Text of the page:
Ray and I joined St. Mary’s in 2014, bringing an experiential approach to adult formation from our former parish in Washington, DC, where we were involved with Christian education since 1996. Together with the Rev. Claire, we have planned this class using methodology developed by the Rev. Charles Penniman of the St. Louis Christian Education Center. He takes an approach based on our ability to learn about ourselves and deepen our connections to others and to God through exploring a series of stages that roughly correspond
Cow Hollow Church News
we can consider two types: belongings that come with birth, such as family, culture, and orientation; and belongings that are chosen later in life, such as friends, clubs, teams, and church. We explore some of the issues we face when the attempts that we make to live authentically come under challenge.
Using the Penniman approach, we’ll explore our behavioral values (the values we act upon; the way we function every day in the real world) as distinct from our ideal values (the values we intend to have, or believe we hold). We’ll do this mainly through small and large group discussions, with some role playing and other ways of communicating.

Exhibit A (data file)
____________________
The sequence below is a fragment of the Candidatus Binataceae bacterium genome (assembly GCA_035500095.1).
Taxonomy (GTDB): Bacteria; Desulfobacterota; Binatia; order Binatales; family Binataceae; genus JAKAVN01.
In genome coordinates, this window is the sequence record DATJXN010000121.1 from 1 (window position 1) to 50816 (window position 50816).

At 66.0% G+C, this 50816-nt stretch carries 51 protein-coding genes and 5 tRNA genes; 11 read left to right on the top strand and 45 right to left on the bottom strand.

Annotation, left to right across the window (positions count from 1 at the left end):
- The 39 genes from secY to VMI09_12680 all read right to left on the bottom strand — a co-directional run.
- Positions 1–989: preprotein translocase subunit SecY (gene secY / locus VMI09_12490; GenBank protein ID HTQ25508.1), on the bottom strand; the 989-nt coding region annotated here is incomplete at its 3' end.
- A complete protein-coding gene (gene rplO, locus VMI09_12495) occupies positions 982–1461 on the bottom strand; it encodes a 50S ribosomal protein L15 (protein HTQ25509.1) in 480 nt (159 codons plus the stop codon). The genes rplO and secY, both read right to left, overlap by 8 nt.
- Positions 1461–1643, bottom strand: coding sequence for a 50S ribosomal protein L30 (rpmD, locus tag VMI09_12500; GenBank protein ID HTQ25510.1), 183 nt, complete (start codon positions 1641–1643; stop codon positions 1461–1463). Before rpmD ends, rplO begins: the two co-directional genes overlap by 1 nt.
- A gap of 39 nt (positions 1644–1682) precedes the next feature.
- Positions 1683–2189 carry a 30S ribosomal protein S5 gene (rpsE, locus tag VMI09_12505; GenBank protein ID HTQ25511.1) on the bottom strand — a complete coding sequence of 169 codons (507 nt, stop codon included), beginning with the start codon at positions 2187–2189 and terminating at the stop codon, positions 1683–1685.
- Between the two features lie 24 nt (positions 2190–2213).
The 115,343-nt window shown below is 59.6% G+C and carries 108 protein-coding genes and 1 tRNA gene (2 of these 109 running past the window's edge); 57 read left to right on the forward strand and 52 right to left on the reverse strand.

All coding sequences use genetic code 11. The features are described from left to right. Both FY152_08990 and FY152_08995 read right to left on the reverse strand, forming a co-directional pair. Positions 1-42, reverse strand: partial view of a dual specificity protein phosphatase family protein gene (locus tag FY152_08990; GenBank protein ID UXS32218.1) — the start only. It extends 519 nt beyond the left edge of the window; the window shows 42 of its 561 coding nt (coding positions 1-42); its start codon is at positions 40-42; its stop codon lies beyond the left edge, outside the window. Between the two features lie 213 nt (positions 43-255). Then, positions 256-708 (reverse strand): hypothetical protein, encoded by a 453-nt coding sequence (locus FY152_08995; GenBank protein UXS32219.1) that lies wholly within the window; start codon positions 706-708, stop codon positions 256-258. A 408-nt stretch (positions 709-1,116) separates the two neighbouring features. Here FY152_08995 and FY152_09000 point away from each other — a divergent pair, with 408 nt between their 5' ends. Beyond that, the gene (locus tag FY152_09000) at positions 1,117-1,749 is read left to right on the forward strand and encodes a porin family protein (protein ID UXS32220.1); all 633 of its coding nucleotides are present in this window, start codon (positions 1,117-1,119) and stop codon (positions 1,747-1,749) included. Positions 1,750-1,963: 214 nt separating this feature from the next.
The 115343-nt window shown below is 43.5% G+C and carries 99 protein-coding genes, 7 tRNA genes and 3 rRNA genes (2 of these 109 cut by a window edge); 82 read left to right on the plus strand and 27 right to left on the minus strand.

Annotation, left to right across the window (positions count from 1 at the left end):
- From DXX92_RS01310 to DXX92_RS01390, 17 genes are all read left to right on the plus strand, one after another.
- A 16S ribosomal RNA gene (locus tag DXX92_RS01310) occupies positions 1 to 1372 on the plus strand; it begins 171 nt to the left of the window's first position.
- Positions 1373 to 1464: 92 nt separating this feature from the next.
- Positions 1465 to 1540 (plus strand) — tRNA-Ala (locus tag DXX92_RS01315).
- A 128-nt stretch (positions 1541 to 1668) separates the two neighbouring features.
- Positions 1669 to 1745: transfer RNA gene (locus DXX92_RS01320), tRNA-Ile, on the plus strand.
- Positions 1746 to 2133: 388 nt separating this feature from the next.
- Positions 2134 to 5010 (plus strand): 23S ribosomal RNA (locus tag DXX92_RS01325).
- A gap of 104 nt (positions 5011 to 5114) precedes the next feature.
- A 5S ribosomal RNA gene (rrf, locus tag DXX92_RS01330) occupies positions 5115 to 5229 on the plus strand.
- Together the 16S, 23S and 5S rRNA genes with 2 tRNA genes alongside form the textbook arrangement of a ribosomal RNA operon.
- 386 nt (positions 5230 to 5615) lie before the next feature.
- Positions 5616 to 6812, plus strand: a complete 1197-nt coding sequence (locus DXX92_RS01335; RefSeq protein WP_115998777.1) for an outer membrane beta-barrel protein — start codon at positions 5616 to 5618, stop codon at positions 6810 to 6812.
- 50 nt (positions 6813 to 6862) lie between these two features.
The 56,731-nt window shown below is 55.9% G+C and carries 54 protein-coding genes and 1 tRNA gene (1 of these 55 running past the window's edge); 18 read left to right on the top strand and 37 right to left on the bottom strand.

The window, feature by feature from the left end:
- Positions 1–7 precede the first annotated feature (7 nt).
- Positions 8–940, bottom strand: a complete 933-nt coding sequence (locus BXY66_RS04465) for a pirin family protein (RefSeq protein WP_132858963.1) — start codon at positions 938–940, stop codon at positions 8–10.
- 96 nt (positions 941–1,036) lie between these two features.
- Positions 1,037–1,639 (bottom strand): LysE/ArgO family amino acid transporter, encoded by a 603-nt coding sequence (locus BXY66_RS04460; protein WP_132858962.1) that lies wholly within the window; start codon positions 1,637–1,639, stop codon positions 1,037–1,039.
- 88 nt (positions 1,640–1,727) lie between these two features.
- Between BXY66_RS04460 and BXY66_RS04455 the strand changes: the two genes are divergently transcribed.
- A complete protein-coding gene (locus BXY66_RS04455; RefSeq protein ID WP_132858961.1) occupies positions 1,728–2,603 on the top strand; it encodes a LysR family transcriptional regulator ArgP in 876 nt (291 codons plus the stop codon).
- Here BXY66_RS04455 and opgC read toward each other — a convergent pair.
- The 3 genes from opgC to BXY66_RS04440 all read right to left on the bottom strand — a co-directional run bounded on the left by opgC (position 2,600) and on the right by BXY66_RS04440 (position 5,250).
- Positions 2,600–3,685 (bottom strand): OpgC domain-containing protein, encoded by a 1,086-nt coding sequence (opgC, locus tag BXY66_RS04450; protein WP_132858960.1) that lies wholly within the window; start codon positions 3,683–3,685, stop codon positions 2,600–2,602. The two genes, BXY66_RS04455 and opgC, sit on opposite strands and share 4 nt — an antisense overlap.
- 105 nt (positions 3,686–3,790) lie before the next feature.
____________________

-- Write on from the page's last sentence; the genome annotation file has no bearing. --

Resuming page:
The primary goal of this series is to foster a sense of belonging and commitment to St. Mary’s. We’ve found that through sharing our own experiences and deepest concerns, empathy and intimacy are likely to grow as class members engage in small group and plenary discussions. We hope to encourage an atmosphere that allows for levity as well as serious expression; to be able to talk freely about faith, questioning as well as embracing it; and exploring what really matters. We hope to see you all there! Spring 2016
Meet the “Trinterim” Sandra Gary, Editor of the Cow Hollow Church News